Alexandria Ocasio-Cortez (Still) Doesn’t Like Socialized Health Insurance
Even as the coronavirus lockdowns have postponed many holiday events in 2020, some traditions still remain. Rep. Alexandria Ocasio-Cortez, D-N.Y., continued what is quickly becoming an end-of-year tradition for her last Thursday, when she complained about her health coverage:
The tweet followed a similar missive last year, in which she showed she didn’t understand how the Obamacare exchanges work, and one in December 2018 talking about the open enrollment process for members of Congress.
Apart from the not-semantic distinction in her tweet—access to good health insurance does not necessarily guarantee access to good health care—Ocasio-Cortez’s prime complaint appears to lie with New York state’s insurance regulations, which jacked up the price of health coverage for most residents well before Obamacare took effect.
Of course, those regulations also represent a de facto form of socialist redistribution, meaning that Congress’ “democratic socialist” doesn’t particularly care for socialism when it affects her health coverage.
New York Ruined Its Small Insurance Market
Ocasio-Cortez graduated from Boston University in 2011—after Obamacare’s enactment, but before the law’s exchanges and major regulations took effect in January 2014. Her tweet therefore claims she could not afford coverage for most of the time between the spring of 2011, when she moved back to the Bronx, and her inauguration to Congress in January 2019.
On their face, Ocasio-Cortez’ claims seem largely true. A 2011 Manhattan Institute paper noted that in 2010, enrollment in New York state’s individual health insurance market stood at 31,000 individuals.
Given a state population of about 19 million at the time, only about 0.16 percent of New Yorkers purchased coverage directly from insurers. If Ocasio-Cortez did not have health insurance through an employer, she likely did not have coverage at all.
Socialism Makes More Things Too Expensive to Have
But why did so few New Yorkers purchase health insurance on their own? In short, because lawmakers had made insurance unaffordable. As the Manhattan Institute paper notes, in the 1990s the state legislature passed a series of insurance “reforms” that gutted the state’s market for coverage. The laws forced insurers to accept all applicants regardless of health status (guaranteed issue), and charge all applicants the exact same rate (community rating), while also requiring all plans to offer generous benefits.
In other words, New York required insurers to charge a healthy 20-something individual like Ocasio-Cortez the exact same premiums as a 60-something smoker with emphysema. That policy has a nice name to it: Socialism.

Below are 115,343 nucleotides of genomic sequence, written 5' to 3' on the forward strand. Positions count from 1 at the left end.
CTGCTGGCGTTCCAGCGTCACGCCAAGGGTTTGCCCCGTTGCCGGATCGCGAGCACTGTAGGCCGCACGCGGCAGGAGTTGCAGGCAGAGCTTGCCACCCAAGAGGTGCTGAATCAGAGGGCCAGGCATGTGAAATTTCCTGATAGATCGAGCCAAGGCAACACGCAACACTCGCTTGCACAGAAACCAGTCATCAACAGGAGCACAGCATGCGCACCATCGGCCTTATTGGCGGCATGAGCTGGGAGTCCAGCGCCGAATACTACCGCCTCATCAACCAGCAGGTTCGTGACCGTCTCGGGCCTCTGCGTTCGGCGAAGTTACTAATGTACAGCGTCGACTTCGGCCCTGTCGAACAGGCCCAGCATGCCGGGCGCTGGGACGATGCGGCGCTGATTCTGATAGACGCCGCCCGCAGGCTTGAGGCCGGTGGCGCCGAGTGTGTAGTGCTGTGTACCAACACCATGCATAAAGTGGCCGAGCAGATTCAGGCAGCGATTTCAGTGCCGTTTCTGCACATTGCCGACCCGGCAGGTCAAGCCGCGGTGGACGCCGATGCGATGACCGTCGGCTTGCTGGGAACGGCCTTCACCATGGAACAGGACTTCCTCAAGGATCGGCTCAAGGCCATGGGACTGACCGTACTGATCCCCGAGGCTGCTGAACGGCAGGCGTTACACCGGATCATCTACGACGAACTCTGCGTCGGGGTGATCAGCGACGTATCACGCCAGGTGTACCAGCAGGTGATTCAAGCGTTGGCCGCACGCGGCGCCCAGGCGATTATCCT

What did this socialism do? Enrollment in insurance markets plummeted, and premiums soared. The New York state insurance market ended up in what actuaries call a “death spiral,” in which healthy people found the premium increases too high to justify enrolling, leaving a market consisting largely of people with acute health needs desperate for coverage.
Even the New York Times called the state’s law “an expensive lesson in unplanned consequences. Premiums for individual and small group policies have risen so high that state officials and patients’ advocates say that New York’s extensive insurance safety net…is falling apart.” That is why Ocasio-Cortez couldn’t afford health coverage.
Obamacare’s Pre-Existing Condition Regulations
Of course, New York’s market meltdown served as only a precursor to what the rest of the nation experienced once Obamacare went into effect. In some respects, the law helped New York, because its subsidies helped make coverage affordable (or less unaffordable)—that is, provided individuals qualified for them.
But most other states—the ones that hadn’t previously wrecked their insurance markets— saw massive premium increases as the law’s main regulations went into effect. From 2013 through 2017, premiums more than doubled on the individual health insurance market. In recent years, enrollment on the individual health insurance market has plummeted by more than 5 million people, likely because they cannot afford the higher costs.
Obamacare’s national system of insurance regulations provided a bit more flexibility than New York’s 1990s-era laws. In most states, insurers can vary premiums somewhat by age, which the New York regime prohibited entirely. But a Heritage Foundation study still concluded that these provisions provided the prime driver of premium increases under the new law.
The Un-Affordable Care Act
At its core, Ocasio-Cortez’s tweet therefore not just attacks Obamacare, but the redistributive and socialistic principles underpinning it. All of this makes her support for a single-payer system of socialized medicine that much more confounding. As someone who has to purchase (junk) coverage through the exchanges, I can sympathize with her plight in identifying the problem.
But to quote the old about holes and digging, socialism has done quite enough for our health-care system, thank you very much. I would much prefer choices that allow me to pick the coverage that suits me best, rather than seeing another round of “consumer protections” that would drive me—and millions more Americans—into the poor house.
This post was originally published at The Federalist, and was corrected subsequent to publication to fix a typographical math error.